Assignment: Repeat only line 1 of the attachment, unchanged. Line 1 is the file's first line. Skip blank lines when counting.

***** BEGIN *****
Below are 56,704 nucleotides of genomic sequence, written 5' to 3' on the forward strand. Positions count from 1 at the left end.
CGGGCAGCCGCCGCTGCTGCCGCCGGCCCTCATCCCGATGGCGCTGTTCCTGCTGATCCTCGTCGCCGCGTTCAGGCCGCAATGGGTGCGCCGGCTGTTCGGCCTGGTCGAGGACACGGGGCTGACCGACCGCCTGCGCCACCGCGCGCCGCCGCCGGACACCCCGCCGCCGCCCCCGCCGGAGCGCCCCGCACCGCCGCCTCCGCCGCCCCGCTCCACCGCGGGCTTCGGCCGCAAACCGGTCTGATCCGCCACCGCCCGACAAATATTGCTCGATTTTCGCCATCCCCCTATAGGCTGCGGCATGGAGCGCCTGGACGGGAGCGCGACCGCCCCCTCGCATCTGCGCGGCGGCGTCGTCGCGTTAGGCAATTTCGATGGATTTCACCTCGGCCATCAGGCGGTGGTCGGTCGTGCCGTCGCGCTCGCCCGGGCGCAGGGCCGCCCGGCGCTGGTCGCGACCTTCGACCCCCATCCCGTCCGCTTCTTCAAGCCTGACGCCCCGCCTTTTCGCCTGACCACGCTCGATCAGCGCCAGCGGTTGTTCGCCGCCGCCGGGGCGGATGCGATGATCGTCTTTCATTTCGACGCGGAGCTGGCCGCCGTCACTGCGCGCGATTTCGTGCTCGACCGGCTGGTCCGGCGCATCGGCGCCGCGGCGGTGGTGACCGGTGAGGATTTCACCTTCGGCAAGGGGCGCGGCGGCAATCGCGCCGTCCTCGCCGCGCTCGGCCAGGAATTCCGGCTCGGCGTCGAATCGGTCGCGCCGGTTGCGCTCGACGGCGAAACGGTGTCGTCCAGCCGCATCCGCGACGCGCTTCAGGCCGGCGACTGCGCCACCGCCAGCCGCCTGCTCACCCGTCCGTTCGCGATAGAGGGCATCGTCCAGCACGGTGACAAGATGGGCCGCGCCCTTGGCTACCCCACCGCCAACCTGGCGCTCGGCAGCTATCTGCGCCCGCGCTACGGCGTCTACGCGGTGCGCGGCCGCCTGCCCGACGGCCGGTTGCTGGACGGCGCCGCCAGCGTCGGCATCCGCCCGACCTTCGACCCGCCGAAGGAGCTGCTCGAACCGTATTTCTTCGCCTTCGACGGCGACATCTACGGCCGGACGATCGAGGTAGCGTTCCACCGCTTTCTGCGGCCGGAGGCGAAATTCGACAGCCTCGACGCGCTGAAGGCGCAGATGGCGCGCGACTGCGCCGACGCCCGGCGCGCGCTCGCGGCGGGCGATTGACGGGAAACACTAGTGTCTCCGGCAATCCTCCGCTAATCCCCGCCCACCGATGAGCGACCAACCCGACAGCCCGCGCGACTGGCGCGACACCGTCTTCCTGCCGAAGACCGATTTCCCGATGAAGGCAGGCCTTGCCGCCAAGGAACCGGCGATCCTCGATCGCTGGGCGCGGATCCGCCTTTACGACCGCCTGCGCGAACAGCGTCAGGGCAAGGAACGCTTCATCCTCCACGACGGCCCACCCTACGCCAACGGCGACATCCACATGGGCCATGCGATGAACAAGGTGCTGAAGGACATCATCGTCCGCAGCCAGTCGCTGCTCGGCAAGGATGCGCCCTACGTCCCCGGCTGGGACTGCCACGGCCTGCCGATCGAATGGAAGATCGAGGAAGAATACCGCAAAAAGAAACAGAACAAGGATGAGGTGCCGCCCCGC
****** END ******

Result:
Below are 56,704 nucleotides of genomic sequence, written 5' to 3' on the forward strand. Positions count from 1 at the left end.